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Related DRG reports:

Venous Thromboembolism | Landscape & Forecast | Disease Landscape & Forecast

Venous Thromboembolism | Unmet Need | Detailed, Expanded Analysis (US & EU)

Venous Thromboembolism | Epidemiology | Mature Markets Data


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  1. Portola Pharmaceuticals , press release, May 27, 2016
  2. Cohen AT, et al. The design and rationale for the Acute Medically Ill Venous Thromboembolism Prevention with Extended Duration Betrixaban (APEX) study. American Heart Journal. 2014; 167 (Issue 3; 335–341)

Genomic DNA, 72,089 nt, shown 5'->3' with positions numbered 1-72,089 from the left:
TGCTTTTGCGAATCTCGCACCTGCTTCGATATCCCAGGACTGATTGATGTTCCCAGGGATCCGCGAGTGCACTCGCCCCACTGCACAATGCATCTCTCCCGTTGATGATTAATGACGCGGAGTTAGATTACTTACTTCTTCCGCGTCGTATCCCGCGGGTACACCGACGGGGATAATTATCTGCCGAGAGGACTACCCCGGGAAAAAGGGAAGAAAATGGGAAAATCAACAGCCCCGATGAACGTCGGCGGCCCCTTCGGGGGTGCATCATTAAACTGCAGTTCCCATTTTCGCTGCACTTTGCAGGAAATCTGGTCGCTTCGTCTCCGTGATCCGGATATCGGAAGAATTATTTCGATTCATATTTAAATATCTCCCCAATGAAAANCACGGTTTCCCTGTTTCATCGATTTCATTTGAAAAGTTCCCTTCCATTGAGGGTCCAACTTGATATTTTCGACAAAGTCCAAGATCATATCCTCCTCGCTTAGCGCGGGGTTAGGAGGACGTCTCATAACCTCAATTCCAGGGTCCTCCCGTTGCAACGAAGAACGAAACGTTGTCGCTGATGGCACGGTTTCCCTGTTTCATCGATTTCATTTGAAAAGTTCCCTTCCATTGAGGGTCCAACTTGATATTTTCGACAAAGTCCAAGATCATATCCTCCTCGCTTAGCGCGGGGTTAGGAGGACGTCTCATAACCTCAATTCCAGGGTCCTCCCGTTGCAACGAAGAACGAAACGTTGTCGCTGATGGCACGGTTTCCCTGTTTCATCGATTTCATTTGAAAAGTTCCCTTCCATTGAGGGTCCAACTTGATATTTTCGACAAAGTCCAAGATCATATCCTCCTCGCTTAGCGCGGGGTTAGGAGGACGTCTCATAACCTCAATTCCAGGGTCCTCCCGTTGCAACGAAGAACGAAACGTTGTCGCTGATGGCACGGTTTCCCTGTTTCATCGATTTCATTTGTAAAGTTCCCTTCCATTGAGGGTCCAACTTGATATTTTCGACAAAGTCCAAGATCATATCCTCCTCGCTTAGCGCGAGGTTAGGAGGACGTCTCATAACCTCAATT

3. Cohen AT, et al. Extended thromboprophylaxis with betrixaban in acutely ill medical patients. The New England Journal of Medicine. 2016; 375:534-544
  4. Gibson C, et al. The safety and efficacy of full- versus reduced-dose betrixaban in the Acute Medically Ill VTE Prevention with Extended-Duration Betrixaban (APEX) trial. American Heart Journal. 2017; 185: 93–100